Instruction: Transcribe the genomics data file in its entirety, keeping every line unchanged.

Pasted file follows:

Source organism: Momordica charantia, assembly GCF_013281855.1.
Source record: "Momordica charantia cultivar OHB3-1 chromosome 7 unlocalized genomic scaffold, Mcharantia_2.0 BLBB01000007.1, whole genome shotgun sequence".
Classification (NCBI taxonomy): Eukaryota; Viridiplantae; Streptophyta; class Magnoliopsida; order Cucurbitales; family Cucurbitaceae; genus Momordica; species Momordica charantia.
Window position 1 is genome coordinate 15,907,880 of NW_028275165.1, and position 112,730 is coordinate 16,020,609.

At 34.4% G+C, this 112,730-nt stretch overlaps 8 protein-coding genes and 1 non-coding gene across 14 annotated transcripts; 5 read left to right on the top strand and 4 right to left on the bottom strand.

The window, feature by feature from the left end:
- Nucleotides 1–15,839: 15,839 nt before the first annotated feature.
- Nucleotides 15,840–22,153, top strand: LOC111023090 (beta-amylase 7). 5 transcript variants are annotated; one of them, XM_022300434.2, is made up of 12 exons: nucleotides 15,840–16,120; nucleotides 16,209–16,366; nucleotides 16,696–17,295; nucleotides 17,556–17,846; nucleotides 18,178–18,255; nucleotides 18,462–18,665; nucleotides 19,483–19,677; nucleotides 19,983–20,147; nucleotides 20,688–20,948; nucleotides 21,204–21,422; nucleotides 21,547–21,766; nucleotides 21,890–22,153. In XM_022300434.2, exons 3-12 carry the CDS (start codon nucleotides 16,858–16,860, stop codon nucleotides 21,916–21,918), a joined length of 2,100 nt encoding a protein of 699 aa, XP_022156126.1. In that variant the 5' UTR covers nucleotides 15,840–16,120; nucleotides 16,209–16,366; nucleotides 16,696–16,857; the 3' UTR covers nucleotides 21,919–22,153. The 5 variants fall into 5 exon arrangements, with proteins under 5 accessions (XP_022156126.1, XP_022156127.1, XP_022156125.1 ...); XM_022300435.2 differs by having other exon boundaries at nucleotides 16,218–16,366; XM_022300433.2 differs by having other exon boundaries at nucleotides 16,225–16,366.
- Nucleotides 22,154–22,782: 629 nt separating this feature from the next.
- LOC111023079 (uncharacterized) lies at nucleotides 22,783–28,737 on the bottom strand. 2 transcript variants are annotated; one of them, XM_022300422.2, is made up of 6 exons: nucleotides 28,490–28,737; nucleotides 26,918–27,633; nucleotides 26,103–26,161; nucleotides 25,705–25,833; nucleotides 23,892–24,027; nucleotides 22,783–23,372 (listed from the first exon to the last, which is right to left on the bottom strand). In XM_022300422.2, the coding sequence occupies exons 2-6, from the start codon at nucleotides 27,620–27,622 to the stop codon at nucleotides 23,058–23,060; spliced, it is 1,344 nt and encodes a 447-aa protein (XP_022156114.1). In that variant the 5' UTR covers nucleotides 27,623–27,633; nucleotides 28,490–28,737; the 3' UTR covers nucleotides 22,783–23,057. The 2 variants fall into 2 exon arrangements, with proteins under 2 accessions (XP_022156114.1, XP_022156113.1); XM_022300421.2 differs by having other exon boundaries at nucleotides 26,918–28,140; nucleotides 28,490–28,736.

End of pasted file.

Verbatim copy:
Source organism: Momordica charantia, assembly GCF_013281855.1.
Source record: "Momordica charantia cultivar OHB3-1 chromosome 7 unlocalized genomic scaffold, Mcharantia_2.0 BLBB01000007.1, whole genome shotgun sequence".
Classification (NCBI taxonomy): Eukaryota; Viridiplantae; Streptophyta; class Magnoliopsida; order Cucurbitales; family Cucurbitaceae; genus Momordica; species Momordica charantia.
Window position 1 is genome coordinate 15,907,880 of NW_028275165.1, and position 112,730 is coordinate 16,020,609.

At 34.4% G+C, this 112,730-nt stretch overlaps 8 protein-coding genes and 1 non-coding gene across 14 annotated transcripts; 5 read left to right on the top strand and 4 right to left on the bottom strand.

The window, feature by feature from the left end:
- Nucleotides 1–15,839: 15,839 nt before the first annotated feature.
- Nucleotides 15,840–22,153, top strand: LOC111023090 (beta-amylase 7). 5 transcript variants are annotated; one of them, XM_022300434.2, is made up of 12 exons: nucleotides 15,840–16,120; nucleotides 16,209–16,366; nucleotides 16,696–17,295; nucleotides 17,556–17,846; nucleotides 18,178–18,255; nucleotides 18,462–18,665; nucleotides 19,483–19,677; nucleotides 19,983–20,147; nucleotides 20,688–20,948; nucleotides 21,204–21,422; nucleotides 21,547–21,766; nucleotides 21,890–22,153. In XM_022300434.2, exons 3-12 carry the CDS (start codon nucleotides 16,858–16,860, stop codon nucleotides 21,916–21,918), a joined length of 2,100 nt encoding a protein of 699 aa, XP_022156126.1. In that variant the 5' UTR covers nucleotides 15,840–16,120; nucleotides 16,209–16,366; nucleotides 16,696–16,857; the 3' UTR covers nucleotides 21,919–22,153. The 5 variants fall into 5 exon arrangements, with proteins under 5 accessions (XP_022156126.1, XP_022156127.1, XP_022156125.1 ...); XM_022300435.2 differs by having other exon boundaries at nucleotides 16,218–16,366; XM_022300433.2 differs by having other exon boundaries at nucleotides 16,225–16,366.
- Nucleotides 22,154–22,782: 629 nt separating this feature from the next.
- LOC111023079 (uncharacterized) lies at nucleotides 22,783–28,737 on the bottom strand. 2 transcript variants are annotated; one of them, XM_022300422.2, is made up of 6 exons: nucleotides 28,490–28,737; nucleotides 26,918–27,633; nucleotides 26,103–26,161; nucleotides 25,705–25,833; nucleotides 23,892–24,027; nucleotides 22,783–23,372 (listed from the first exon to the last, which is right to left on the bottom strand). In XM_022300422.2, the coding sequence occupies exons 2-6, from the start codon at nucleotides 27,620–27,622 to the stop codon at nucleotides 23,058–23,060; spliced, it is 1,344 nt and encodes a 447-aa protein (XP_022156114.1). In that variant the 5' UTR covers nucleotides 27,623–27,633; nucleotides 28,490–28,737; the 3' UTR covers nucleotides 22,783–23,057. The 2 variants fall into 2 exon arrangements, with proteins under 2 accessions (XP_022156114.1, XP_022156113.1); XM_022300421.2 differs by having other exon boundaries at nucleotides 26,918–28,140; nucleotides 28,490–28,736.